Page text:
Corneal damage causes significant vision loss, second only to cataracts. Corneal replacement is a developing technology that is becoming a necessity for many patients due to disease (e.g., herpes infection), complications from LASIK, hereditary problems (e.g., Fuch's disease) and complications from related surgeries (e.g., cataracts). Current strategies employed for corneal grafting primarily make use of synthetic or allergenic materials. While these strategies are partially effective, the downside is that they can stimulate host immune responses resulting in tissue rejection or carry the risk of transferring diseases from unhealthy donor organs. These complications are compounded by the growing use of corrective eye surgery which renders corneas unsuitable for grafting, further reducing the availability of acceptable allergenic supplies. The development of a human cornea replacement that alleviates these shortcomings is urgently needed and this is the goal of the proposed program. The hypothesis is that silk protein-biomaterial lamellar systems coupled with cornea- specific cells can be bioengineered to match in vivo corneal properties and meet functional requirements. The proposed system will exploit the novel material and biological features of silk, including surface micropatterning to guide cells and extracellular matrix deposition, slow degradation, biocompatibility, optical transparency and mechanical durability for handling, suturing and tolerating ocular pressures. A cornea tissue system that slowly degrades to allow for host native tissue replacement would offer a significant and novel advancement in corneal transplantation technology. In combination with corneal derived stem cells, we anticipate optimizing cell-silk interactions first in 2D and then as 3D lamellar structures. Functional assessments of the performance of these cornea tissue systems (mechanical, optical) will follow as will optimization of surgical methods and host integration. The outcome of the proposed program will be the in vitro optimization of human cornea replacements and in vivo assessments of utility. The research team has the required background with the materials, cells and systems of study to support the program plans, and the data collected during our R21 program provides supporting documentation for all aspects of the proposed study. Our approach to addressing this need is unique and offers novel methodology to meet the ever-growing demands for corneal replacements. Successful development of an in vitro source will ameliorate the current shortages and provide a much-needed alternative for patients.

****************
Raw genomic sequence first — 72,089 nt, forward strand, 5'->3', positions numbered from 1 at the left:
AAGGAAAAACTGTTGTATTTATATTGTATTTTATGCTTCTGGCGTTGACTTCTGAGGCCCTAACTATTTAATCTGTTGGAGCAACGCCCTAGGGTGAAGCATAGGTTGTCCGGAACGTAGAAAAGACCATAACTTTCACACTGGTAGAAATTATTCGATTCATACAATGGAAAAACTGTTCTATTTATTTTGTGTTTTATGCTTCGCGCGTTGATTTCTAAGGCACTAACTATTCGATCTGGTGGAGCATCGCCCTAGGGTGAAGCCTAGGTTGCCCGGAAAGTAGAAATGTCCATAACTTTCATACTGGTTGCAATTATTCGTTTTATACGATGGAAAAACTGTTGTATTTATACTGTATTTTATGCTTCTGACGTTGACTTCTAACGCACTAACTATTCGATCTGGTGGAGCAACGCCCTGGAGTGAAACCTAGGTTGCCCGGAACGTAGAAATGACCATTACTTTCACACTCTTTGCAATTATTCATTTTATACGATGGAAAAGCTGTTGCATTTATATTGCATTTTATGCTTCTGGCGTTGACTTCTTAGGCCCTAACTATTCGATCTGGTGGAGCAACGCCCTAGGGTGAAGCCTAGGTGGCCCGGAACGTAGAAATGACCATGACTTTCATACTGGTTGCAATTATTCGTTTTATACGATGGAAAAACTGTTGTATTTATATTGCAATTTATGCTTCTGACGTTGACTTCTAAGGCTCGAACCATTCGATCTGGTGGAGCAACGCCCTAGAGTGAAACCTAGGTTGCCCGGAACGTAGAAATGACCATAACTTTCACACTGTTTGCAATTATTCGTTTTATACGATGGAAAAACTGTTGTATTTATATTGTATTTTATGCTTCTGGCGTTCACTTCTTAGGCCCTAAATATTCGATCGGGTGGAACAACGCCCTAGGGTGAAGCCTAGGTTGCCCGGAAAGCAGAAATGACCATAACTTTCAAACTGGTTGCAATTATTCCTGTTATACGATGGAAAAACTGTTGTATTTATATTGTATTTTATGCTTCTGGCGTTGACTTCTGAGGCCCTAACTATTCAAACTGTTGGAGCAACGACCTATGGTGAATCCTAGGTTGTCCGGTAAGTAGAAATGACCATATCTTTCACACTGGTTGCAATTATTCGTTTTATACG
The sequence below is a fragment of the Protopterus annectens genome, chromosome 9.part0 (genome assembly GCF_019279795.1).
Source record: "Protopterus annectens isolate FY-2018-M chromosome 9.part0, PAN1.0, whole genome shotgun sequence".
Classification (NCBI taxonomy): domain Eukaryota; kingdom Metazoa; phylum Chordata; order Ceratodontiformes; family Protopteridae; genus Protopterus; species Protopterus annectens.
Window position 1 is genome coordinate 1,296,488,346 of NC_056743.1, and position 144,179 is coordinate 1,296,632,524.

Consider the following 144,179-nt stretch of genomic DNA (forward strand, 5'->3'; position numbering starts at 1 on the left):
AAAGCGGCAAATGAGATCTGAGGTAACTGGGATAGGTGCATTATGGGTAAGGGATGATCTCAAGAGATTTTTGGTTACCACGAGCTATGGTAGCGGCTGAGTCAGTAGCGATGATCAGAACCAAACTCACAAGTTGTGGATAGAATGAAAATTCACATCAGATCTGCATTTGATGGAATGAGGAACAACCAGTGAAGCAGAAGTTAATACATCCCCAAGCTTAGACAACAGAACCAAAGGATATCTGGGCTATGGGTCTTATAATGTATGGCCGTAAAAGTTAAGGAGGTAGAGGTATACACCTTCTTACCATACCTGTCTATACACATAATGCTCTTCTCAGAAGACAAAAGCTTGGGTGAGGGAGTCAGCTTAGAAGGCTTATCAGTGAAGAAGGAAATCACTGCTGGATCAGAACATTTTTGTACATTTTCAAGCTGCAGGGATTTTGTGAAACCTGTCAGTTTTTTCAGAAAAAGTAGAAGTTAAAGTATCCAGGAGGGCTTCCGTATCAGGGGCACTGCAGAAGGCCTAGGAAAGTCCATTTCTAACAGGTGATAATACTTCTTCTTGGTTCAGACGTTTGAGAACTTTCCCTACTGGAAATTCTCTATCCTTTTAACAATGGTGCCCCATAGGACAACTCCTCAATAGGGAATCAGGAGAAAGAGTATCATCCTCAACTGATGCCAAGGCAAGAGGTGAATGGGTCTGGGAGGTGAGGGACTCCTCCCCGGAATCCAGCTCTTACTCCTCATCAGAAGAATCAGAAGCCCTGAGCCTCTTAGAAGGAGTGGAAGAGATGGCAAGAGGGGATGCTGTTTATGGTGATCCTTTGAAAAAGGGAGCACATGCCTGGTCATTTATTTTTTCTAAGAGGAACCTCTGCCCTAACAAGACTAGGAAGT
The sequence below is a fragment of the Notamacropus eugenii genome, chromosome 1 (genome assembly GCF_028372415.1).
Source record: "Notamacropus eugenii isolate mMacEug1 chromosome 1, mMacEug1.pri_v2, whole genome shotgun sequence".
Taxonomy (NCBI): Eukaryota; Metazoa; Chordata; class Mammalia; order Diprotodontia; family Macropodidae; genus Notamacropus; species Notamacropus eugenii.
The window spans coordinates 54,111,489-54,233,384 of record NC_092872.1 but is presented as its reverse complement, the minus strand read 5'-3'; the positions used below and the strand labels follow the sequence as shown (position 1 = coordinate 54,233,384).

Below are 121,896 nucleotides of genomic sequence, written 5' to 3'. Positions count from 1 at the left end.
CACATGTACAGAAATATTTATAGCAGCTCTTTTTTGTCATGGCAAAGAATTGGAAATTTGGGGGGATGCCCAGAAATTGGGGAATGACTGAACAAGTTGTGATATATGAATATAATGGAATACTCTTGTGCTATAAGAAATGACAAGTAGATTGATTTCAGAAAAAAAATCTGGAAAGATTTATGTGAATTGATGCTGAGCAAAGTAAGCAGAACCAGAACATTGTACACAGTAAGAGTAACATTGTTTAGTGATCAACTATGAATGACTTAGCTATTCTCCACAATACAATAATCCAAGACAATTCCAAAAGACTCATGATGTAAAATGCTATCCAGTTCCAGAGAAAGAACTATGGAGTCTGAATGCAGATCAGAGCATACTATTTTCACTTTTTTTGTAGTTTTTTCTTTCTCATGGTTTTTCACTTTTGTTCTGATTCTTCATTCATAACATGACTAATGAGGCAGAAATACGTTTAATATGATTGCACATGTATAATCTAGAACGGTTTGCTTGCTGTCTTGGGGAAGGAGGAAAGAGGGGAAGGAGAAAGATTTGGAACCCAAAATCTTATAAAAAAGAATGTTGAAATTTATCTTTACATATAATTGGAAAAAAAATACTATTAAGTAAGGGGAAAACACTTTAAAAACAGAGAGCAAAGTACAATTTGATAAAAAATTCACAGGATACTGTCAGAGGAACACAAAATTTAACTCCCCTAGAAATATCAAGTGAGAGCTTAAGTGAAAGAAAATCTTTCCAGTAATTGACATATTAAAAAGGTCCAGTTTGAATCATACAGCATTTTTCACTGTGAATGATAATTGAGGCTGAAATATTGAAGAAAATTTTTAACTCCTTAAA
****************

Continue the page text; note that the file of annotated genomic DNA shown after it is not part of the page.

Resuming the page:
Corneal diseases are responsible for extensive vision loss throughout the world, second only to cataracts. A number of sources are currently available for cornea replacement and include allergenic and synthetic materials. However, each of these options has problems, including disease transmission;inflammatory responses post implantation and poor material performance that may result in tissue rejection or device failure. These concerns are compounded by the growing demand for corrective surgery which renders would-be donor corneas unsuitable for grafting. Thus, a crucial need exists to develop new cornea replacement devices that provide the required material and biological properties to address the above limitations, while also offering an integration strategy that allows the device to be replaced by the patients'native tissues.
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